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Mol Biochem Parasitol. 1999 Apr 30;99(2):149-65.

Ancylostoma secreted protein 2: cloning and characterization of a second member of a family of nematode secreted proteins from Ancylostoma caninum.

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Medical Helminthology Laboratory, Yale University School of Medicine, New Haven, CT 06520, USA.


Invading infective third-stage larvae (L3) of parasitic nematodes execute a series of programmed developmental events in response to a host-specific signal encountered during infection. One of these early events is the release of excretory/secretory products. Using an in vitro feeding assay that mimics these early events of infection, a protein released by in vitro activated larvae of the hookworm Ancylostoma caninum was identified. This protein, Ac-ASP-2, was partially sequenced, and the cDNA encoding it isolated by PCR and screening of an A. caninum L3 cDNA library. The Ac-asp-2 cDNA encodes a protein of 219 amino acids that is related to a previously identified protein, Ac-ASP-1, from hookworms. Both molecules are members of an evolutionarily diverse family of molecules that include the venom allergens of the Hymenoptera, and the testes specific proteins/sperm-coating glycoproteins of mammals. Homologues are present in nearly all nematodes tested, as demonstrated by PCR-hybridization and database searching. The Ac-asp-2 mRNA is synthesized in all life history stages, but the gene product is released only by L3 activated to feed in vitro. The wide distribution of the Ac-asp-2 in nematodes and its release in response to host specific signals suggests that Ac-ASP-2 serves an important function in nematode physiology and development, and possibly in the infective process of parasitic species.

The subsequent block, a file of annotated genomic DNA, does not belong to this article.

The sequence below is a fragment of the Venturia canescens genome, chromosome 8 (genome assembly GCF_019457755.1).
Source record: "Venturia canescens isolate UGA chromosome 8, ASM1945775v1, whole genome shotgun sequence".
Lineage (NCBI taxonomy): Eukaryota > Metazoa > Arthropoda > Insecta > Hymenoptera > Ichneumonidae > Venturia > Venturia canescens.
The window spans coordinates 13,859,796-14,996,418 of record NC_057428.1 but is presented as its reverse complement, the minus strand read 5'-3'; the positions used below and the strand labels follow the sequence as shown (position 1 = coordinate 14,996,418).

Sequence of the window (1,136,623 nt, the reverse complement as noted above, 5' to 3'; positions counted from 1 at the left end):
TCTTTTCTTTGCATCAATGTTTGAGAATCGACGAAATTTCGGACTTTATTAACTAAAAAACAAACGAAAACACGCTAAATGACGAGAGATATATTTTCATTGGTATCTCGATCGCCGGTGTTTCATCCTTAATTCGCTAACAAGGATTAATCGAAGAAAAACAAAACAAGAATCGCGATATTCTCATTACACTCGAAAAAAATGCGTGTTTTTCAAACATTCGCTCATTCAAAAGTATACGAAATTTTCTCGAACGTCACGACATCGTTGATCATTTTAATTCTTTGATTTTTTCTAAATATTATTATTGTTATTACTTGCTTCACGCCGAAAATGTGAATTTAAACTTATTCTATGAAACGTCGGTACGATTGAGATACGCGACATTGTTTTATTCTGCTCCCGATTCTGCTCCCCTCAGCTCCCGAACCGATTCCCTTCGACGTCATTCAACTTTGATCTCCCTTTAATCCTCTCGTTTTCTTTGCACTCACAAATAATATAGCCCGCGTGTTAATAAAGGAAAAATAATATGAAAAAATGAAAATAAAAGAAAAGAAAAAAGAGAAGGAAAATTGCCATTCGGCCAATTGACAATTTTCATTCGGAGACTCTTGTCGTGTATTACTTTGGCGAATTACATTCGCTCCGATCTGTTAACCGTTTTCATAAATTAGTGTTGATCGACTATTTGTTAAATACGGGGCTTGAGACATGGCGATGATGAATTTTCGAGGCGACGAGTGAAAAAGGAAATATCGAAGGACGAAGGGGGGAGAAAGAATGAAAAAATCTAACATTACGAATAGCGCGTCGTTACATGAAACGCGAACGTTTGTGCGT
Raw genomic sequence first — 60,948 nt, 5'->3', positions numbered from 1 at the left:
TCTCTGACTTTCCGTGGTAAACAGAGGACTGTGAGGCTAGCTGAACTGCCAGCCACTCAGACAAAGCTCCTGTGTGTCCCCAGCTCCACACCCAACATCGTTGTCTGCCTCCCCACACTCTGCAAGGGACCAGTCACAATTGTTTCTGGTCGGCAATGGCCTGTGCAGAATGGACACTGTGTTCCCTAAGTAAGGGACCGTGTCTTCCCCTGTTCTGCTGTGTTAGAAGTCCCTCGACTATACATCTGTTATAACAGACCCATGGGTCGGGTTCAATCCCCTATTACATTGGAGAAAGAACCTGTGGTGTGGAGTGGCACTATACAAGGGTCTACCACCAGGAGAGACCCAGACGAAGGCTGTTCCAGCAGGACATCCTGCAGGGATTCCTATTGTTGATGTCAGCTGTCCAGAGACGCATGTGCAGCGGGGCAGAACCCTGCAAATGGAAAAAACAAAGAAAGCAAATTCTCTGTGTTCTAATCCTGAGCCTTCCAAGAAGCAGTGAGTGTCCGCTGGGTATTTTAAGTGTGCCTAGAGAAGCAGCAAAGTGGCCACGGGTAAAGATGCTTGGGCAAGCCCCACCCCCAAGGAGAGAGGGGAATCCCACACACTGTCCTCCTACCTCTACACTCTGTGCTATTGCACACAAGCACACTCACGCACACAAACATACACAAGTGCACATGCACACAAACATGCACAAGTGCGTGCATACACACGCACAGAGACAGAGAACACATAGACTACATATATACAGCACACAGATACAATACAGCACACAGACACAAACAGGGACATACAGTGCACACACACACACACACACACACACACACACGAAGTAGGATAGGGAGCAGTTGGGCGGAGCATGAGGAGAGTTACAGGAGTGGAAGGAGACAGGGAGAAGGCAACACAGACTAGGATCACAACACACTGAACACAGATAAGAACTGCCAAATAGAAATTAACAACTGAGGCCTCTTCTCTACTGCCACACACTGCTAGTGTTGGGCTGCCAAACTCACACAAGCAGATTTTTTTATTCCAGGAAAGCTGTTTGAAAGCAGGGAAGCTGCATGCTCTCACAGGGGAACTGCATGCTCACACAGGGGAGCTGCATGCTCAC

[Indexed for MEDLINE]

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